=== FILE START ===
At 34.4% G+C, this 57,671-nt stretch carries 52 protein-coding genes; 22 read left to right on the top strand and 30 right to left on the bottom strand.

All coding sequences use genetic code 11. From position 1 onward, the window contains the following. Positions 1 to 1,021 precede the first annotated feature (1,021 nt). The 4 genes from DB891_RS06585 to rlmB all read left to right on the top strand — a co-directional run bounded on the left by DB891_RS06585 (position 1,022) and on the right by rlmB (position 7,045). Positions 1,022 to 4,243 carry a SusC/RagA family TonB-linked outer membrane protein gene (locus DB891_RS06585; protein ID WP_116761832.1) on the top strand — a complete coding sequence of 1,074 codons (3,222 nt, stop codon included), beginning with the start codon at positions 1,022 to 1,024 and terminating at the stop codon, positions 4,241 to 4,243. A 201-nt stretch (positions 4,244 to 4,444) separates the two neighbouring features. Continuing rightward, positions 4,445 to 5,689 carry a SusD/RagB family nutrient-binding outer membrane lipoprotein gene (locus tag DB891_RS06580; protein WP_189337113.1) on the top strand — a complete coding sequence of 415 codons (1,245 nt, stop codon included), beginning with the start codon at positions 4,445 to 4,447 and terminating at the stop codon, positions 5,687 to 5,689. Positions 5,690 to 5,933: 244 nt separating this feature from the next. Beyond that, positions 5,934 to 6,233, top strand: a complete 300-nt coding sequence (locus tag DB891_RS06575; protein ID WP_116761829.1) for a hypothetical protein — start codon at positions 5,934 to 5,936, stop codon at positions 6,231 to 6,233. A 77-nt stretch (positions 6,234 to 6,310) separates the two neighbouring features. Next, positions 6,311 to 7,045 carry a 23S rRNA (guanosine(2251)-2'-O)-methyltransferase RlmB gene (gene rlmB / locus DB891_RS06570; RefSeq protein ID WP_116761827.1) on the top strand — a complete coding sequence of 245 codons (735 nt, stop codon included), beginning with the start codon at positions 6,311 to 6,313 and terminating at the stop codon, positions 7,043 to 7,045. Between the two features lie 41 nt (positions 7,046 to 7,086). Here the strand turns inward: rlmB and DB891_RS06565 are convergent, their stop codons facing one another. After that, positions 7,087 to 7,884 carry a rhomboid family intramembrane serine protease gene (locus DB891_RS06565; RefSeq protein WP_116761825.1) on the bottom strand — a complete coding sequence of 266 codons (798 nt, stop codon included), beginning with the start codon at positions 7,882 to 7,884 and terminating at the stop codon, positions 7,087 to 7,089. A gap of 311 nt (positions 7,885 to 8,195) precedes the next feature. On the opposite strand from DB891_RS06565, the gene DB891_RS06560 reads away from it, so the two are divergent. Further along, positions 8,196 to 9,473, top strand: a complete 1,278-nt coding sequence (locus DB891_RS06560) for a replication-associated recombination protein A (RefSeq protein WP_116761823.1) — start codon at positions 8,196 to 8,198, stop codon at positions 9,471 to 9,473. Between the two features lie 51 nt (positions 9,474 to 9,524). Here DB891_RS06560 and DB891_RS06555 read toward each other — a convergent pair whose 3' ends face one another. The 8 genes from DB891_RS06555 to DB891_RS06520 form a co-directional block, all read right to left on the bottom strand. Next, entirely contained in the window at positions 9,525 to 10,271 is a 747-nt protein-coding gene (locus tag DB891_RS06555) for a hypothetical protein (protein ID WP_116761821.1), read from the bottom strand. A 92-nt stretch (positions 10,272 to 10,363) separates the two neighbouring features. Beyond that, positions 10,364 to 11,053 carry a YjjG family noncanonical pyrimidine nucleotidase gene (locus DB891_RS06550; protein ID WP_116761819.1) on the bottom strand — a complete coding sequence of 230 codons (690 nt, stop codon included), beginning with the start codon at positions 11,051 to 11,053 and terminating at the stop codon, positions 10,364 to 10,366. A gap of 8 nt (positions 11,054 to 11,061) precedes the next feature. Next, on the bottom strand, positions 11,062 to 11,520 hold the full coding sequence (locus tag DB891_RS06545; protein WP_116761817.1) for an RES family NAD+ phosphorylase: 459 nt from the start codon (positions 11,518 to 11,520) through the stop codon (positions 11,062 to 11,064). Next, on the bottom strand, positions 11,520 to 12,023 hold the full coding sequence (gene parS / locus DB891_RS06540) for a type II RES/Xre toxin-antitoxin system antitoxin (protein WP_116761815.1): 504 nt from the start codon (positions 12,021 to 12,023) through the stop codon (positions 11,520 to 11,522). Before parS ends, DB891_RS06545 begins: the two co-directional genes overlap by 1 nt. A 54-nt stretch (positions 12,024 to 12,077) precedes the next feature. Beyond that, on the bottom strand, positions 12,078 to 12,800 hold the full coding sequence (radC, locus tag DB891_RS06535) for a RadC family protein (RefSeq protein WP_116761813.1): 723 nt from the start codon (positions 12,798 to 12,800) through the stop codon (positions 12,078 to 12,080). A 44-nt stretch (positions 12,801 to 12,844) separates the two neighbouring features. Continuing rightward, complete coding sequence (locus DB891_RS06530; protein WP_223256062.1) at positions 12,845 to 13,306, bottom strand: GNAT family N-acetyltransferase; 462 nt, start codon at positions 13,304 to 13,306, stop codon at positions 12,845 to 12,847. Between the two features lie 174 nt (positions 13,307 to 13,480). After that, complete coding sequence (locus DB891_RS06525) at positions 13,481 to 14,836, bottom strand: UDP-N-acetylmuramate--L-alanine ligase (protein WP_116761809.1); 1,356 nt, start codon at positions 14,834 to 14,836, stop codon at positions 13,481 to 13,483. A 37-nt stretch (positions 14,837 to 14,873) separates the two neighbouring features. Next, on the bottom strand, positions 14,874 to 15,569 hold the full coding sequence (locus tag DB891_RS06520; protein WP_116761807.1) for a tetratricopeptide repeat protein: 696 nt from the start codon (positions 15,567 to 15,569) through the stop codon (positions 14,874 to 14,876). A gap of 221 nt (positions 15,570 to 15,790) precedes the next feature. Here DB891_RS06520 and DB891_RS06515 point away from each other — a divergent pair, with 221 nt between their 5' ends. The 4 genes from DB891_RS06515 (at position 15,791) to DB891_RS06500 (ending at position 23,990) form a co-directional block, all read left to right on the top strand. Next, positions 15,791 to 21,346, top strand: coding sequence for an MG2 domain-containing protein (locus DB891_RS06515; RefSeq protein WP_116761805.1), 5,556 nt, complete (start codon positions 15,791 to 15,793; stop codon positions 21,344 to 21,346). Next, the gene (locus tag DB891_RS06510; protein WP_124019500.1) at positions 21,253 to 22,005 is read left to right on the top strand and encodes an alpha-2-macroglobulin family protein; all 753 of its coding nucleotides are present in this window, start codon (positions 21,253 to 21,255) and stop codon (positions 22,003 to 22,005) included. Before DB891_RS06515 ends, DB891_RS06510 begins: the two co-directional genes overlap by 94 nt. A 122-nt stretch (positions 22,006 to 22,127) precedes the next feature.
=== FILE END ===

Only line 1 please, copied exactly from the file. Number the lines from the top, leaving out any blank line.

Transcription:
At 34.4% G+C, this 57,671-nt stretch carries 52 protein-coding genes; 22 read left to right on the top strand and 30 right to left on the bottom strand.